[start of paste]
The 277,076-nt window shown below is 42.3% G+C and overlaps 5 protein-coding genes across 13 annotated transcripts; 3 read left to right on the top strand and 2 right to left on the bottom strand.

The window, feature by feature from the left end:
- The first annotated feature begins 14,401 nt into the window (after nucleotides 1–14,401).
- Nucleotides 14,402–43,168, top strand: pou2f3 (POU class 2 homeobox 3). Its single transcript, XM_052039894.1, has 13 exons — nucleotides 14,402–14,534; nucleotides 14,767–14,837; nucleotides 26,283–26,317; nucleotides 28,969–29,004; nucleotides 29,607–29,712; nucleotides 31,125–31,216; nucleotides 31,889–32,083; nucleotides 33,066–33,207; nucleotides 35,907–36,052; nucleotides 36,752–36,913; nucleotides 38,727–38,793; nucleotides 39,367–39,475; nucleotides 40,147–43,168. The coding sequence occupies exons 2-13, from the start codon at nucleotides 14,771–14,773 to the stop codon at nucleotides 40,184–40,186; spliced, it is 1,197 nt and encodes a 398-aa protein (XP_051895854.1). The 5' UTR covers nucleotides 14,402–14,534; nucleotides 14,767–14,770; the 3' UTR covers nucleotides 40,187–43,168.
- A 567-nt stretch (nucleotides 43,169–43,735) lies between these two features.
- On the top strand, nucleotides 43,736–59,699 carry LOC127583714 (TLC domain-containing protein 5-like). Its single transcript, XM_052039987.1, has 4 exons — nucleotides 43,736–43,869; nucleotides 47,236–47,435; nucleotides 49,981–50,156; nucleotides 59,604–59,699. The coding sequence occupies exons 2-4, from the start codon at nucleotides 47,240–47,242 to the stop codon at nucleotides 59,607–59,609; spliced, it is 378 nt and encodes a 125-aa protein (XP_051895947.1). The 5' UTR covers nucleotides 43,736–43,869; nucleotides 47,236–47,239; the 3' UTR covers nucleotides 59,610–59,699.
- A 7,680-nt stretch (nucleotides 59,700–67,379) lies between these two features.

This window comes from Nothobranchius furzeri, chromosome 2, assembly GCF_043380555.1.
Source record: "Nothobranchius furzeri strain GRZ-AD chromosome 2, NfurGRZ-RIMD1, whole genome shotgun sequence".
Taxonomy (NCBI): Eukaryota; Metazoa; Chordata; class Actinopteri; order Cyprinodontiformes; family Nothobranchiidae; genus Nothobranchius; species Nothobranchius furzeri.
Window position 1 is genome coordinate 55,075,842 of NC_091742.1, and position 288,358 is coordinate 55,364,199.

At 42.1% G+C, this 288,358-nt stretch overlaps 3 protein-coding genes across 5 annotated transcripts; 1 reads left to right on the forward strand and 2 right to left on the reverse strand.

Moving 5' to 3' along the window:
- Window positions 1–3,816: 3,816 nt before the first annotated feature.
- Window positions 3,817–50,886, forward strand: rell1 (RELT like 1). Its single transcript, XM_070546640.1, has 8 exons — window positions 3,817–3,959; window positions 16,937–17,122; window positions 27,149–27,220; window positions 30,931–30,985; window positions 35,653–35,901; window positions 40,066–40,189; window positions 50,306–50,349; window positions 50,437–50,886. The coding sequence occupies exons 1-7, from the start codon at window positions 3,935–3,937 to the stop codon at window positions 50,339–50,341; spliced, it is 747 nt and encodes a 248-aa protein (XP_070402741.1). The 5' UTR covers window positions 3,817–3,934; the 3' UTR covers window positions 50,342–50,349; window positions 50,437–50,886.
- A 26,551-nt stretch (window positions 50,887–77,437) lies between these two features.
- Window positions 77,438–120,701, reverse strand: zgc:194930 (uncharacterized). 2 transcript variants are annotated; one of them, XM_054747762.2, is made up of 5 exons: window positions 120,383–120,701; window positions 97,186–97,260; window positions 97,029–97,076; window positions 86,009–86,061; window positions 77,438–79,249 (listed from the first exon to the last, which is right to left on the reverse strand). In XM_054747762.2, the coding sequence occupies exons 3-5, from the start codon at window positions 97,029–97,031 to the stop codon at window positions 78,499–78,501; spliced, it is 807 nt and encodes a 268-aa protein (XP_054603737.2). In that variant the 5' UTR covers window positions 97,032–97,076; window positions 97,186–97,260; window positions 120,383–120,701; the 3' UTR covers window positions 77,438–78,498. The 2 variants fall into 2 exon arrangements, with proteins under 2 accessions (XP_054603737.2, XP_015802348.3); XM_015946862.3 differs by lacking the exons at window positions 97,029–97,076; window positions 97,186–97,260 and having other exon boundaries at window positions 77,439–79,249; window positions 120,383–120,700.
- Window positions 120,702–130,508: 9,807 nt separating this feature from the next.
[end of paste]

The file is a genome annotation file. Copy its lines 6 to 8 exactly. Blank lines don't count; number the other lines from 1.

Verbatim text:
- On the top strand, nucleotides 43,736–59,699 carry LOC127583714 (TLC domain-containing protein 5-like). Its single transcript, XM_052039987.1, has 4 exons — nucleotides 43,736–43,869; nucleotides 47,236–47,435; nucleotides 49,981–50,156; nucleotides 59,604–59,699. The coding sequence occupies exons 2-4, from the start codon at nucleotides 47,240–47,242 to the stop codon at nucleotides 59,607–59,609; spliced, it is 378 nt and encodes a 125-aa protein (XP_051895947.1). The 5' UTR covers nucleotides 43,736–43,869; nucleotides 47,236–47,239; the 3' UTR covers nucleotides 59,610–59,699.
- A 7,680-nt stretch (nucleotides 59,700–67,379) lies between these two features.

This window comes from Nothobranchius furzeri, chromosome 2, assembly GCF_043380555.1.